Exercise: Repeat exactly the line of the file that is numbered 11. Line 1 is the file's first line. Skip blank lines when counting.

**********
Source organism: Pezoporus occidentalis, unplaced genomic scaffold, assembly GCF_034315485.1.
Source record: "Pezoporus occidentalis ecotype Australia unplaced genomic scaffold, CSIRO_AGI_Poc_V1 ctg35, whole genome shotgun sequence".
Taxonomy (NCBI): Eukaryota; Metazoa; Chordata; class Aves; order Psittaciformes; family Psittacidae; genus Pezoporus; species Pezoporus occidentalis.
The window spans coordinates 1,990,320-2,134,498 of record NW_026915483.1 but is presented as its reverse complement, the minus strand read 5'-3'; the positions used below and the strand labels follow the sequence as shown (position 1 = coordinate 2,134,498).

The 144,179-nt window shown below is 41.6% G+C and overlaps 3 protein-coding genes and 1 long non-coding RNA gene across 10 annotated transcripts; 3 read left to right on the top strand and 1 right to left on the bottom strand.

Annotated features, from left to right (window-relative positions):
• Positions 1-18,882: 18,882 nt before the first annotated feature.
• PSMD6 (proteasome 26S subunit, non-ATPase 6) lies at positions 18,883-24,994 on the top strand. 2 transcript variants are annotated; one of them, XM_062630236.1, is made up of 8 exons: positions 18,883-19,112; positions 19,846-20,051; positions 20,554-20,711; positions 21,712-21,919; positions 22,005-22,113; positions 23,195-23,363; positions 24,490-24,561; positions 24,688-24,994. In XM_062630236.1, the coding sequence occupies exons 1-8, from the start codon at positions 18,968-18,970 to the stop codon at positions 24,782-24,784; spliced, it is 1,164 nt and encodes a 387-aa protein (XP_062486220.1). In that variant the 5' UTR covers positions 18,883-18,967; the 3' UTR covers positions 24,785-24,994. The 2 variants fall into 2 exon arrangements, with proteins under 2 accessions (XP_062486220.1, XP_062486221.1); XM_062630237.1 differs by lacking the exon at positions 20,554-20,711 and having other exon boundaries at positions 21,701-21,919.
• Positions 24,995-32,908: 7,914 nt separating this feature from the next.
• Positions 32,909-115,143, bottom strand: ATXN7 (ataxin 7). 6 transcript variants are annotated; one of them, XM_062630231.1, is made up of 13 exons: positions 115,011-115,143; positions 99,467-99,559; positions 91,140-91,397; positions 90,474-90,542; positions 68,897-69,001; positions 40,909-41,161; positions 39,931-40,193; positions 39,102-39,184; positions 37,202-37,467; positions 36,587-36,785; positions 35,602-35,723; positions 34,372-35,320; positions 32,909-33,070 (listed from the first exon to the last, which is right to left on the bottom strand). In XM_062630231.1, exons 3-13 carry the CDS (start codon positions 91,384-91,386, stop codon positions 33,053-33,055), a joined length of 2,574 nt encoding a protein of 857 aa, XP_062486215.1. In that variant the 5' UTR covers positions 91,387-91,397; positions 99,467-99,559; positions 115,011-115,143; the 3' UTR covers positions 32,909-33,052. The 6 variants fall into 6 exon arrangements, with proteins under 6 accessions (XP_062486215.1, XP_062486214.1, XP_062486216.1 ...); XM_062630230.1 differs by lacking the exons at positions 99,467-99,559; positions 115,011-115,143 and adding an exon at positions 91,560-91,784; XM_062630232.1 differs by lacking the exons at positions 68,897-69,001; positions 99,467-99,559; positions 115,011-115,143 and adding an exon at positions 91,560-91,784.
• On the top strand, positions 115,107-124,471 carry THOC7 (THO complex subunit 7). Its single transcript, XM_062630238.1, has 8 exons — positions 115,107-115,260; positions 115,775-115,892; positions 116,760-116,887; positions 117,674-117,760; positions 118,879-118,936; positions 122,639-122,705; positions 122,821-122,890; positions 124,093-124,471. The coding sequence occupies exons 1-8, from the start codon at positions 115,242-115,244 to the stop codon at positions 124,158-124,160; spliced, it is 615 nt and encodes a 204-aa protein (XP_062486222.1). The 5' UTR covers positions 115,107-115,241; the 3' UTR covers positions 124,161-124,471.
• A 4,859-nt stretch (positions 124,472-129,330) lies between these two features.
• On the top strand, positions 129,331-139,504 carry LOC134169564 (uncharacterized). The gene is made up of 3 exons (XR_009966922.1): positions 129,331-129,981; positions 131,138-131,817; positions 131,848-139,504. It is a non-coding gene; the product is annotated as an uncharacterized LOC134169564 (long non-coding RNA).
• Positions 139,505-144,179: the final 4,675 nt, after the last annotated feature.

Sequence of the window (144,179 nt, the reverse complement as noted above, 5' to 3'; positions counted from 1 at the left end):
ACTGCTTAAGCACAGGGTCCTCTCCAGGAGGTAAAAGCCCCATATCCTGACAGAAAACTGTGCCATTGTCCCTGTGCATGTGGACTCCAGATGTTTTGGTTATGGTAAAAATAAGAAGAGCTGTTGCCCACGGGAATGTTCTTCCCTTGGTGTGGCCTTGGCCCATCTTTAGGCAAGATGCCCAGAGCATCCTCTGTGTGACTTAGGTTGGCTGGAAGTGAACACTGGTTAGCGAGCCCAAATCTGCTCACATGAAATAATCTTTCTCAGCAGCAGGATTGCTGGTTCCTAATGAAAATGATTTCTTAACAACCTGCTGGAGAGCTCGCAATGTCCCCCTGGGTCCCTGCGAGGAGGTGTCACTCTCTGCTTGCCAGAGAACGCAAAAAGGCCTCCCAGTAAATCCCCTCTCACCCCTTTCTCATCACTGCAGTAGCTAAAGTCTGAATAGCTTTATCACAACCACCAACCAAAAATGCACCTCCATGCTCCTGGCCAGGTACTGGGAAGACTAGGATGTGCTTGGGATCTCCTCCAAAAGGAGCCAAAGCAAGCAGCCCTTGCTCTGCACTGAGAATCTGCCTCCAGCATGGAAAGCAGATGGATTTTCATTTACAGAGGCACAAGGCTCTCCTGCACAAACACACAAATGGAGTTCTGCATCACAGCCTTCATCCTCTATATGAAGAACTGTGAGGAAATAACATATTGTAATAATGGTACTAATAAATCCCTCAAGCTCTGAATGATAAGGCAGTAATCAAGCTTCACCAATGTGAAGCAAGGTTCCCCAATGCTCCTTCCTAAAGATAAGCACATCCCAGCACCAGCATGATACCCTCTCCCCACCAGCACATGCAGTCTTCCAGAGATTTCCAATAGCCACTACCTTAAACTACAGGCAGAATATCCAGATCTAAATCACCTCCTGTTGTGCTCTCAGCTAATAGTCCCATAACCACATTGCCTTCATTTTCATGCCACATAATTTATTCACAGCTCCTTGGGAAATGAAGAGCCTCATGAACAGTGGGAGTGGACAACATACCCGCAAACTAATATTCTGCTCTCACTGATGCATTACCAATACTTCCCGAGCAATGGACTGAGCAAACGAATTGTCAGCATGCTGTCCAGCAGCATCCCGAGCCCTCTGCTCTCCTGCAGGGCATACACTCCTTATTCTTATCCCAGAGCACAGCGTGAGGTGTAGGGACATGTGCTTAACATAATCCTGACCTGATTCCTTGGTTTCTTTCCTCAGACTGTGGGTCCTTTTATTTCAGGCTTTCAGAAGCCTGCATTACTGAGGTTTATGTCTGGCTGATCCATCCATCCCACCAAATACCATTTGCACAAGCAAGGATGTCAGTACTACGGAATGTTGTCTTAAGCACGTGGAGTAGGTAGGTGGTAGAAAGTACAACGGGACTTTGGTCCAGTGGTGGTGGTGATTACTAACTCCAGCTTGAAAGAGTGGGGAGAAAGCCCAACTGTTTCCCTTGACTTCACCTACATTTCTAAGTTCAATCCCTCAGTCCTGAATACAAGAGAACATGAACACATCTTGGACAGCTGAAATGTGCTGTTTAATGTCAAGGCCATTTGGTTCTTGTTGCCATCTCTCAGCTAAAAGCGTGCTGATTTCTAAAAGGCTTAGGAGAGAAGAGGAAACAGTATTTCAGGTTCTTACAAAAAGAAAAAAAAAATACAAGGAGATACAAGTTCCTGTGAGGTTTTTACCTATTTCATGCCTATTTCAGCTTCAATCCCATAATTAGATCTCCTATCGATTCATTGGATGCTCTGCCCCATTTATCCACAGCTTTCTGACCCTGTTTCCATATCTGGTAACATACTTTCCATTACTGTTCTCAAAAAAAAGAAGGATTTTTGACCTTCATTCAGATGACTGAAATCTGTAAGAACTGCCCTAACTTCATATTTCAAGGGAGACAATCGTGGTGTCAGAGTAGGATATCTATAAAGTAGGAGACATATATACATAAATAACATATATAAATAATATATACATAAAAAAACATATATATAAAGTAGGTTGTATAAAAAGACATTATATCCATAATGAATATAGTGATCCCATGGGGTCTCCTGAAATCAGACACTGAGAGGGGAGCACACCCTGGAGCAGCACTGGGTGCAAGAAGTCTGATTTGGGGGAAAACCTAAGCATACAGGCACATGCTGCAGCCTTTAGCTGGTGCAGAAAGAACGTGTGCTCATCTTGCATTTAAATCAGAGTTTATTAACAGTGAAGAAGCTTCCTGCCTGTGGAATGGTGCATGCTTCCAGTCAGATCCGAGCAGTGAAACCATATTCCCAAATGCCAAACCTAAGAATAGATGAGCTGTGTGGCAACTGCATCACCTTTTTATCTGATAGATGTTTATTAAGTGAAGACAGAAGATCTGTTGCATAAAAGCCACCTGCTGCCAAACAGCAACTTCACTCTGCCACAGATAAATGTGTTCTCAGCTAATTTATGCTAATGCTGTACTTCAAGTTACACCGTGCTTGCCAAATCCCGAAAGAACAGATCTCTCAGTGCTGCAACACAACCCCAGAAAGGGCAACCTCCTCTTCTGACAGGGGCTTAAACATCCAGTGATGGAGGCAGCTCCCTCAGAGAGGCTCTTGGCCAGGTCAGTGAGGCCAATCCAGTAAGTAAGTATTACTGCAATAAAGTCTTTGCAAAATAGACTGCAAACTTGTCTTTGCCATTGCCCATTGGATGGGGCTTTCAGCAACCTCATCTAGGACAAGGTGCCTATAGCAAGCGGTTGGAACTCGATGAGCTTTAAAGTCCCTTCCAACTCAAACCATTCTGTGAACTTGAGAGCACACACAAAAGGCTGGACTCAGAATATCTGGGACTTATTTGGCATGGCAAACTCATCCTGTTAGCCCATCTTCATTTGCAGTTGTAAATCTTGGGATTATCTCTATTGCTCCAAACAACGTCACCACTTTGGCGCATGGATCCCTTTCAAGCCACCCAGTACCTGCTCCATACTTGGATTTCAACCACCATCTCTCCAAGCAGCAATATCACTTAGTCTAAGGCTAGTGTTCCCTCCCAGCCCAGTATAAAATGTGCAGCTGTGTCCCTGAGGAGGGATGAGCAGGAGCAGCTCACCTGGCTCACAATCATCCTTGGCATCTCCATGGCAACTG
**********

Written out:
• On the top strand, positions 115,107-124,471 carry THOC7 (THO complex subunit 7). Its single transcript, XM_062630238.1, has 8 exons — positions 115,107-115,260; positions 115,775-115,892; positions 116,760-116,887; positions 117,674-117,760; positions 118,879-118,936; positions 122,639-122,705; positions 122,821-122,890; positions 124,093-124,471. The coding sequence occupies exons 1-8, from the start codon at positions 115,242-115,244 to the stop codon at positions 124,158-124,160; spliced, it is 615 nt and encodes a 204-aa protein (XP_062486222.1). The 5' UTR covers positions 115,107-115,241; the 3' UTR covers positions 124,161-124,471.